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ICON, A Hong Kong Tourism Success Story


Hotel ICON, currently ranked third among Hong Kong hotels on TripAdvisor touted as Hong Kong Tourism Success. South China Morning Post reports on ICON as a test bed for hospitality innovation, a highly respected teaching facility, and among the best places to stay in Hong Kong.

The image of Hong Kong’s tourism offering has been tarnished recently by losses at its theme parks, an idle observation wheel, and news that the reopening of the popular Avenue of Stars has been pushed back to 2019. However, there is one home-grown success story that is rarely reported.


When the foundation stone for Hotel ICON was officially unveiled some 10 years ago, many observers dismissed the concept of a smart, upmarket hotel staffed by students as a recipe for disaster.


For all the scepticism, once the 262-room hotel opened in the city’s harbourside Tsim Sha Tsui East entertainment district in September 2011, rather than being derided as a high-rise equivalent of the fictional Fawlty Towers, it earned glowing reviews. Hotel ICON has since received a series of international awards and commendations, including the Pacific Asia Travel Association (Pata) Grand Award 2017 for Education and Training. Furthermore, it has consistently been one of the highest ranked Hong Kong hotels on the TripAdvisor travel advice website.


Hotel ICON was the first hotel in the city to offer guests a free minibar as well as the first to introduce complimentary smartphones for guests, offering unlimited Wi-fi access and international calls to 27 countries. It launched a Tesla limousine hire service, and a special lounge where guests can shower and relax if they arrive before their room is available.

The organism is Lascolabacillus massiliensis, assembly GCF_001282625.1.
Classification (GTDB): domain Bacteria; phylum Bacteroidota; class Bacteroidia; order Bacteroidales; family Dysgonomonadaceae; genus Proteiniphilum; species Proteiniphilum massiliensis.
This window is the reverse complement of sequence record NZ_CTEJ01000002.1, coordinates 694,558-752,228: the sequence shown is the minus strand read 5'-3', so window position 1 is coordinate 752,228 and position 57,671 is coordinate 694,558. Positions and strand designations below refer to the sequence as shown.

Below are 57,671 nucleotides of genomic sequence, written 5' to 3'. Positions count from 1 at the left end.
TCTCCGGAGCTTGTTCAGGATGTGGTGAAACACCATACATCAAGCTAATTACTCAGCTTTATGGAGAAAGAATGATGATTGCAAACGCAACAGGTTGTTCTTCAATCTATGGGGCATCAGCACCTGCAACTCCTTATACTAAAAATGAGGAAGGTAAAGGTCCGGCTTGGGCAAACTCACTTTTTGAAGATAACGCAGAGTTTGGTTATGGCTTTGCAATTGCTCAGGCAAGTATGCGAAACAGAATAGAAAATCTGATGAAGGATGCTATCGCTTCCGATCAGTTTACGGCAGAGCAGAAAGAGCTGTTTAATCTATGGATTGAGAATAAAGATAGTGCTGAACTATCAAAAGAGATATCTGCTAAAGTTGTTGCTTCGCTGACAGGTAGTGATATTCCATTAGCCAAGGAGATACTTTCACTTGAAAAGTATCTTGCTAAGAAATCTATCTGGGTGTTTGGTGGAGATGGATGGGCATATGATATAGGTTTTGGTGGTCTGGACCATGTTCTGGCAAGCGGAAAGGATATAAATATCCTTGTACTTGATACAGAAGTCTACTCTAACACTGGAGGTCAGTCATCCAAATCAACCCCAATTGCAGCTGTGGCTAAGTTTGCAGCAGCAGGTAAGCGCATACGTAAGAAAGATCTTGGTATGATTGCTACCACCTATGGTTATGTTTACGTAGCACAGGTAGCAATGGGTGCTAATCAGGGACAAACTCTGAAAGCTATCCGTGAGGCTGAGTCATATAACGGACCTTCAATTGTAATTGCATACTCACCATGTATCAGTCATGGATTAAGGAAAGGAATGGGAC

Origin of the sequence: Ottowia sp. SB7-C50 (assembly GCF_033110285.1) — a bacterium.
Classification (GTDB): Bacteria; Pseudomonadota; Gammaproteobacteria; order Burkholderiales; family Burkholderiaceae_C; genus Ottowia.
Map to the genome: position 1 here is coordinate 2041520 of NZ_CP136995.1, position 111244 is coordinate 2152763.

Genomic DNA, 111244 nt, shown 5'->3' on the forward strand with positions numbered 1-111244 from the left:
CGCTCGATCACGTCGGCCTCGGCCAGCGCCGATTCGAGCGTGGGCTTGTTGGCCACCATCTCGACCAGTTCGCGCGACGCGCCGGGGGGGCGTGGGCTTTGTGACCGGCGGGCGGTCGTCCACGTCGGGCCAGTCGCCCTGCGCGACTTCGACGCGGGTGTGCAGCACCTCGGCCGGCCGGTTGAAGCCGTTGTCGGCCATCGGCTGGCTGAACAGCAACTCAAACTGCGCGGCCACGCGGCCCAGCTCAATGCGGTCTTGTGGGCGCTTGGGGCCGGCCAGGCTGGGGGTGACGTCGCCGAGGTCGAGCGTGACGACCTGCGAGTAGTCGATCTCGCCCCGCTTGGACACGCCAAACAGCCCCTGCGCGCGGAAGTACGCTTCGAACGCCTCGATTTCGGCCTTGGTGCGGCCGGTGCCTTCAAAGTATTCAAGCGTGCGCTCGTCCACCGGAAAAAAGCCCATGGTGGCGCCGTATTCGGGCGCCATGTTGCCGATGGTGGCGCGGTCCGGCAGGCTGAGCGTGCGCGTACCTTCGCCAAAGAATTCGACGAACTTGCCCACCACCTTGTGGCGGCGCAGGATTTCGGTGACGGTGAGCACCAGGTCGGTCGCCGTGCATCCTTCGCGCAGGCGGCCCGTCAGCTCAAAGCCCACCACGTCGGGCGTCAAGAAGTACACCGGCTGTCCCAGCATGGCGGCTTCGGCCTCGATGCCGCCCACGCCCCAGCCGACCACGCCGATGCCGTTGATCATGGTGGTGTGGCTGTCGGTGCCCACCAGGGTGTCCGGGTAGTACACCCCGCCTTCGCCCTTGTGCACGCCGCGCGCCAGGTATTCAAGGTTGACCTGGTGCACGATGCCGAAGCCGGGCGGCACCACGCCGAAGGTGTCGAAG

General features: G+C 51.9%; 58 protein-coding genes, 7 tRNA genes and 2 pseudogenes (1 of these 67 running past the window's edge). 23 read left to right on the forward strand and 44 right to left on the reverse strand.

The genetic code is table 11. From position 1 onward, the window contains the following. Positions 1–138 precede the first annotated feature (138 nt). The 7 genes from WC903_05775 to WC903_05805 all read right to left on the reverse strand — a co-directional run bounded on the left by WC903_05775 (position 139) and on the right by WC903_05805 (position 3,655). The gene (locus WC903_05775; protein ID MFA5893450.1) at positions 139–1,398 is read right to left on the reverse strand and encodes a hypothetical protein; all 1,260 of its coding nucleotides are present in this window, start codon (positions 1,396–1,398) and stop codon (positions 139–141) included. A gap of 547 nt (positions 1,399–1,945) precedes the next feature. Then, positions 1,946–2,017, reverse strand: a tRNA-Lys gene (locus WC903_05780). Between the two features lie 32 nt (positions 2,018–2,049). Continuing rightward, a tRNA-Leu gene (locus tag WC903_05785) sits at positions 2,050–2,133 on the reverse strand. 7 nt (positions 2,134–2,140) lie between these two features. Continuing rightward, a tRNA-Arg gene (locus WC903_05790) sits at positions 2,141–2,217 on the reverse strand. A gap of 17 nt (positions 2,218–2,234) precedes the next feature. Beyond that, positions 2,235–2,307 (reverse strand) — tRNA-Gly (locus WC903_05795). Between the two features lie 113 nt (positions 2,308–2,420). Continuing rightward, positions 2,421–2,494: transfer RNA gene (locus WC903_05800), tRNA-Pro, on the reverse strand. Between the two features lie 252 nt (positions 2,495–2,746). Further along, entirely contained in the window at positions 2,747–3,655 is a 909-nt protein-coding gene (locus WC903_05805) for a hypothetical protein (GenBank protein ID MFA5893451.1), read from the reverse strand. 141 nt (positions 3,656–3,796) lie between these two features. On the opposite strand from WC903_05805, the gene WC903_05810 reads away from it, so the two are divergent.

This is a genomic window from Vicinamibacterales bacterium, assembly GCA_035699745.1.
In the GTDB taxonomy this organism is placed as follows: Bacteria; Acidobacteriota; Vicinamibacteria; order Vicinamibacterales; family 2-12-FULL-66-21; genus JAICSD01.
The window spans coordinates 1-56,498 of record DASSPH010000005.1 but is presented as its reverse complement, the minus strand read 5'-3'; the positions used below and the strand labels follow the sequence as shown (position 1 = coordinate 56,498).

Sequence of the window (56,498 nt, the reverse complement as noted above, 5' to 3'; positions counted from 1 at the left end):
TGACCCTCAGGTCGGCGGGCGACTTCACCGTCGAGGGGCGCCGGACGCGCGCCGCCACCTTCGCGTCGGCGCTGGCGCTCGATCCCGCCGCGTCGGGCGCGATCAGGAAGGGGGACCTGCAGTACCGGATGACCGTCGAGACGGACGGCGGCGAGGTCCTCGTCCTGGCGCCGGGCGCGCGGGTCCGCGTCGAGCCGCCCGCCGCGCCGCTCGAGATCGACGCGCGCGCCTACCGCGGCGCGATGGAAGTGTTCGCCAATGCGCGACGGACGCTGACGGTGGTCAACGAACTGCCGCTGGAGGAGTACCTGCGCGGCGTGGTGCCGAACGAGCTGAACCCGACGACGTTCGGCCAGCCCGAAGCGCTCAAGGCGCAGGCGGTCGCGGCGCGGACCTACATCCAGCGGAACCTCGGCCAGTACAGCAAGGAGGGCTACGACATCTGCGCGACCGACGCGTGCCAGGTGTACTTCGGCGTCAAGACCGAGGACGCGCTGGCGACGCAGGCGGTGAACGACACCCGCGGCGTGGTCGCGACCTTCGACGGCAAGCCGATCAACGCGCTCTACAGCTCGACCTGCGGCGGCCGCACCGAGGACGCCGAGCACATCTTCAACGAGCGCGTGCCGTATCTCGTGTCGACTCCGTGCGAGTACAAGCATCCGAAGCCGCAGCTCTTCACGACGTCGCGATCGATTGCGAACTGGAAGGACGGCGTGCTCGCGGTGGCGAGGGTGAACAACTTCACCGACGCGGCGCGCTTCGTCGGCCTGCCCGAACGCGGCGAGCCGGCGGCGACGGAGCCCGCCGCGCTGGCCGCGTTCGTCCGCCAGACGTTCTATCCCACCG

The potential negatives were turned into positives by using a subtle ploy. The teaching and research aspect is not emphasised in marketing materials, but revealed once guests are settled in the hotel. As Hatter points out, no one complains if the pilot of their aircraft is a training captain or if they must undergo surgery at a top teaching hospital.

The cosmopolitan guests don’t seem to realise they are staying at a teaching hotel, nor do they have qualms about paying about HK$2,500 a night per room to be guinea pigs in a hotel laboratory.


“Sure, I know some of the staff here are students at the university, but it makes them eager to learn and very enthusiastic,” says Shama Kothari, an insurance executive from Antwerp, Belgium, who is waiting in the lobby with her colleague, Holly Jiang. They both stay regularly at the hotel.


The 40 interns who work closely with the ICON’s 400 hotel professionals add a creative spark that is missing from many chain hotels.


Special thanks to Mr. Stuart Heaver, who published this article in the South China Morning Post online edition as well as print edition 15th March, 2018: "What guests really want".